Research ArticleComputational Medicine

Individualizing liver transplant immunosuppression using a phenotypic personalized medicine platform

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Science Translational Medicine  06 Apr 2016:
Vol. 8, Issue 333, pp. 333ra49
DOI: 10.1126/scitranslmed.aac5954

Personalizing drug dosing

After organ transplant, patients are on a merry-go-round of medicines and procedures to make sure that the graft is not rejected. Currently, physicians use dosing guidelines for drugs meant to suppress the immune system, but also use educated guesses in choosing dose, to account for variability in patient response to the drugs and drug-drug interactions. Now, Zarrinpar and colleagues have come up with a mathematical approach to remove the guesswork. Their approach, called parabolic personalized dosing (PPD), relies on algebraic equations to relate phenotype (in this case, trough level of an immunosuppressant, tacrolimus) to input (tacrolimus concentration). By mapping patient response over the course of treatment, the equation produces a two-dimensional (2D) parabola that indicates the next dose that the patient should receive. The parabola shifts as drugs are added or taken away, or as the patient undergoes additional clinical procedures, such as hemodialysis, which can interfere with drug distribution within the body. The PPD approach was tested in four patients and compared to the standard of care, physician guidance. The PPD patients were out of trough range less frequently and for shorter periods of time than controls, suggesting that the equation was predicting next doses accurately. Future studies will involve more patients and will expand the PPD equation to represent a 3D parabolic surface, which will factor in drug combinations. The PPD approach will have broad applicability beyond transplant medicine, because it is independent of disease mechanism or drug of choice and could thus personalize regimens for many types of patients.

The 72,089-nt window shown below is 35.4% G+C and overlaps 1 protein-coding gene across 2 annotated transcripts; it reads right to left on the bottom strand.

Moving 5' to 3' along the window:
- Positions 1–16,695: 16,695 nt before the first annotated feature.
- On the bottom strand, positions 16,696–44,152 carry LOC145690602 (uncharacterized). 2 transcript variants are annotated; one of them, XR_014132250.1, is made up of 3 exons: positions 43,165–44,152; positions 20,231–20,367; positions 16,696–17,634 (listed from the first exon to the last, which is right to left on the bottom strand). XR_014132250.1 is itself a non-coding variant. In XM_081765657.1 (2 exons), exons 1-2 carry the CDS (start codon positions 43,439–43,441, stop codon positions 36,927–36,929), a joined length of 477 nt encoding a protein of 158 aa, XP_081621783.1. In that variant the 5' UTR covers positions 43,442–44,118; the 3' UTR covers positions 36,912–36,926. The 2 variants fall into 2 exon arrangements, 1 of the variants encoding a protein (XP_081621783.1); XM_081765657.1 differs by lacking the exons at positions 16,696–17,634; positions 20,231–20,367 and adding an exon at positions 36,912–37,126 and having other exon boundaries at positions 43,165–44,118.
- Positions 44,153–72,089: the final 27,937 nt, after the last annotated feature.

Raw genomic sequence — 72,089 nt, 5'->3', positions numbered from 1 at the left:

Posttransplant immunosuppressive drugs such as tacrolimus have narrow therapeutic ranges. Inter- and intraindividual variability in dosing requirements conventionally use physician-guided titrated drug administration, which results in frequent deviations from the target trough ranges, particularly during the critical postoperative phase. There is a clear need for personalized management of posttransplant regimens to prevent adverse events and allow the patient to be discharged sooner. We have developed the parabolic personalized dosing (PPD) platform, which is a surface represented by a second-order algebraic equation with experimentally determined coefficients of the equation being unique to each patient. PPD uses clinical data, including blood concentrations of tacrolimus—the primary phenotypic readout for immunosuppression efficacy—to calibrate these coefficients and pinpoint the optimal doses that result in the desired patient-specific response. In this pilot randomized controlled trial, we compared four transplant patients prospectively treated with tacrolimus using PPD with four control patients treated according to the standard of care (physician guidance). Using phenotype to personalize tacrolimus dosing, PPD effectively managed patients by keeping tacrolimus blood trough levels within the target ranges. In a retrospective analysis of the control patients, PPD-optimized prednisone and tacrolimus dosing improved tacrolimus trough-level management and minimized the need to recalibrate dosing after regimen changes. PPD is independent of disease mechanism and is agnostic of indication and could therefore apply beyond transplant medicine to dosing for cancer, infectious diseases, and cardiovascular medicine, where patient response is variable and requires careful adjustments through optimized inputs.

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